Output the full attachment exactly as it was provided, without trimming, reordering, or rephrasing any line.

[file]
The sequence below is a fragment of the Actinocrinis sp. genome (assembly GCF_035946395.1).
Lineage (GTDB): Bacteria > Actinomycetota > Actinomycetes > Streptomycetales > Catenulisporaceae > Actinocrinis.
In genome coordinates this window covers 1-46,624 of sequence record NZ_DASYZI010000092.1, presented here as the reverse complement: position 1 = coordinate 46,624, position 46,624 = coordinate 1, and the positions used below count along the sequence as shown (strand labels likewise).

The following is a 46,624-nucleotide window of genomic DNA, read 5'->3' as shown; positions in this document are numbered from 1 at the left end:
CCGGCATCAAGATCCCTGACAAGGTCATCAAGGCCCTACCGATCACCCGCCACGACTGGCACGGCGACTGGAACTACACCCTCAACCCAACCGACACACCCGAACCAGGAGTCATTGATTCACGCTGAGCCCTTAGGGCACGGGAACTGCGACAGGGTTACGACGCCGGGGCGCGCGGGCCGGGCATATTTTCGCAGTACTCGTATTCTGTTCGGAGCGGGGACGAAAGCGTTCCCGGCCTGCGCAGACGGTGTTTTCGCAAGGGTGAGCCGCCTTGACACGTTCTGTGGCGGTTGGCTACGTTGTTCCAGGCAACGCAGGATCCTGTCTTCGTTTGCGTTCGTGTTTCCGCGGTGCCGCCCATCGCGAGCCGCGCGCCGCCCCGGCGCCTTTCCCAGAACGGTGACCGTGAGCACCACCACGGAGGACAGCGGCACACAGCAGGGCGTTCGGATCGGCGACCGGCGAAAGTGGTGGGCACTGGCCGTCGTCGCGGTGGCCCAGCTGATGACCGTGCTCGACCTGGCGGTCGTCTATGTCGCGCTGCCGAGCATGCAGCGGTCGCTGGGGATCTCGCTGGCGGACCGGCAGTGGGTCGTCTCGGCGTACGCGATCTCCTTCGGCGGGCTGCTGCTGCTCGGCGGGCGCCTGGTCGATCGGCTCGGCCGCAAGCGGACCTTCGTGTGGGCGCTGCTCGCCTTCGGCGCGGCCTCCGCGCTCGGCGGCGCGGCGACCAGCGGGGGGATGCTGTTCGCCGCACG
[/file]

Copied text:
The sequence below is a fragment of the Actinocrinis sp. genome (assembly GCF_035946395.1).
Lineage (GTDB): Bacteria > Actinomycetota > Actinomycetes > Streptomycetales > Catenulisporaceae > Actinocrinis.
In genome coordinates this window covers 1-46,624 of sequence record NZ_DASYZI010000092.1, presented here as the reverse complement: position 1 = coordinate 46,624, position 46,624 = coordinate 1, and the positions used below count along the sequence as shown (strand labels likewise).

The following is a 46,624-nucleotide window of genomic DNA, read 5'->3' as shown; positions in this document are numbered from 1 at the left end:
CCGGCATCAAGATCCCTGACAAGGTCATCAAGGCCCTACCGATCACCCGCCACGACTGGCACGGCGACTGGAACTACACCCTCAACCCAACCGACACACCCGAACCAGGAGTCATTGATTCACGCTGAGCCCTTAGGGCACGGGAACTGCGACAGGGTTACGACGCCGGGGCGCGCGGGCCGGGCATATTTTCGCAGTACTCGTATTCTGTTCGGAGCGGGGACGAAAGCGTTCCCGGCCTGCGCAGACGGTGTTTTCGCAAGGGTGAGCCGCCTTGACACGTTCTGTGGCGGTTGGCTACGTTGTTCCAGGCAACGCAGGATCCTGTCTTCGTTTGCGTTCGTGTTTCCGCGGTGCCGCCCATCGCGAGCCGCGCGCCGCCCCGGCGCCTTTCCCAGAACGGTGACCGTGAGCACCACCACGGAGGACAGCGGCACACAGCAGGGCGTTCGGATCGGCGACCGGCGAAAGTGGTGGGCACTGGCCGTCGTCGCGGTGGCCCAGCTGATGACCGTGCTCGACCTGGCGGTCGTCTATGTCGCGCTGCCGAGCATGCAGCGGTCGCTGGGGATCTCGCTGGCGGACCGGCAGTGGGTCGTCTCGGCGTACGCGATCTCCTTCGGCGGGCTGCTGCTGCTCGGCGGGCGCCTGGTCGATCGGCTCGGCCGCAAGCGGACCTTCGTGTGGGCGCTGCTCGCCTTCGGCGCGGCCTCCGCGCTCGGCGGCGCGGCGACCAGCGGGGGGATGCTGTTCGCCGCACG